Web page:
Tuesday, February 27, 2018

What He Said

Having gotten another winter cold, I've been watching a fair bit of television and getting toned and tanned from surfing the sunny beaches of the internet. I noticed that there has been a resurgence of posts about the 'r' word that either decry it's usage or offer other words to use instead. Knowing, from deeply personal experiences, how hurtful words can be, I've long supported the use of careful language. I have found the elimination of some words from my vocabulary has actually increased my ability to express myself. I don't need to use words that hurt when there are a billion words that don't.

Then I watched a series on Netflix and in it the 'r' word was used, as it is always used, as a pejorative, a put down. I bristled and considered watching no further. I could see that the writer was using this word as a means of showing the character of the person speaking. It was a commentary on his nature that he'd use such language. Later on in the show, the primary character speaks up and states that the 'r' word isn't an okay word to use.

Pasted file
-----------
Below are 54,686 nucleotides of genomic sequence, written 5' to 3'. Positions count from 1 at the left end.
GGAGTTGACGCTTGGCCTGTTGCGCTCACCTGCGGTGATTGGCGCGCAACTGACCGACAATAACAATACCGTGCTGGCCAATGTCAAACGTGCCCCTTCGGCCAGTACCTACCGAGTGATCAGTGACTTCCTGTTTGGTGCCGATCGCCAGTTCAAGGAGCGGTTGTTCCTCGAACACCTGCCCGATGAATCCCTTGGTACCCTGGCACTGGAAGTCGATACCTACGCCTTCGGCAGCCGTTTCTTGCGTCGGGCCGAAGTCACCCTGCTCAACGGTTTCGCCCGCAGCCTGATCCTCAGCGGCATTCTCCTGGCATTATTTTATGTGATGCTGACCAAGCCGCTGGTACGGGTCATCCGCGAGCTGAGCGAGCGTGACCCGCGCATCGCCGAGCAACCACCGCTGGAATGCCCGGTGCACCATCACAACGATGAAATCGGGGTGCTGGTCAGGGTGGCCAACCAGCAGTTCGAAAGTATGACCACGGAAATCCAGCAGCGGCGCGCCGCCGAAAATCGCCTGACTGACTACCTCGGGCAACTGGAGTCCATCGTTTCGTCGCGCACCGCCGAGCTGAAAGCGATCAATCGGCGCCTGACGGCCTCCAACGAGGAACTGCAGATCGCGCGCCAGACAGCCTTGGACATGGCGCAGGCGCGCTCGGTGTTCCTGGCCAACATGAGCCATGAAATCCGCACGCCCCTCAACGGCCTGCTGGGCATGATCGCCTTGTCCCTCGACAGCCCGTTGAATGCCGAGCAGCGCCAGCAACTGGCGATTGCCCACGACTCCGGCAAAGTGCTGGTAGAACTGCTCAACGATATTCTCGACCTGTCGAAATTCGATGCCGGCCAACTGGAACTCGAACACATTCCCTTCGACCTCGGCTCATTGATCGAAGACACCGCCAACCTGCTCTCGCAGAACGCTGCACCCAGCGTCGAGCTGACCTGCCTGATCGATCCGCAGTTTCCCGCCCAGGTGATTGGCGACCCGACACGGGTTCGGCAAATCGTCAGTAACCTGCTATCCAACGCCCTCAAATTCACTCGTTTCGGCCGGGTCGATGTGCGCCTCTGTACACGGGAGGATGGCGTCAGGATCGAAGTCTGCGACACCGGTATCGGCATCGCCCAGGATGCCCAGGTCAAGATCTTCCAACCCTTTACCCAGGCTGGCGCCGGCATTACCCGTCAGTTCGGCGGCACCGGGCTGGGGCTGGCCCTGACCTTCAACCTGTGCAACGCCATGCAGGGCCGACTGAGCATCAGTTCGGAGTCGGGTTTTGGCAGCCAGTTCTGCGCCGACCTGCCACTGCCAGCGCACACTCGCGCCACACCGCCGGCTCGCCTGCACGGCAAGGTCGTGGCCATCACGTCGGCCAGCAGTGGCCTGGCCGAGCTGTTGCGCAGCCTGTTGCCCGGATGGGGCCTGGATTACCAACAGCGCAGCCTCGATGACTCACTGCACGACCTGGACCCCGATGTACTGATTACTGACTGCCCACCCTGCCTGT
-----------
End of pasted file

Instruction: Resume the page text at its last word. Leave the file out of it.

But all that's just introduction.

There was a scene where a character who has an intellectual disability, is involved in helping the primary characters out of a jam. When the plan is successfully executed he said something like, "Nobody expects anything from the 'r#tard'" as his explanatiion as to why the plan worked. He's right of course, but, I had a very different reaction to him using the word. He used the word in reference to himself, he used it as a person with an intellectual disability. And to me, that seemed acceptable, not that anyone needs my approval or anyone's approval to speak of themselves as they so choose.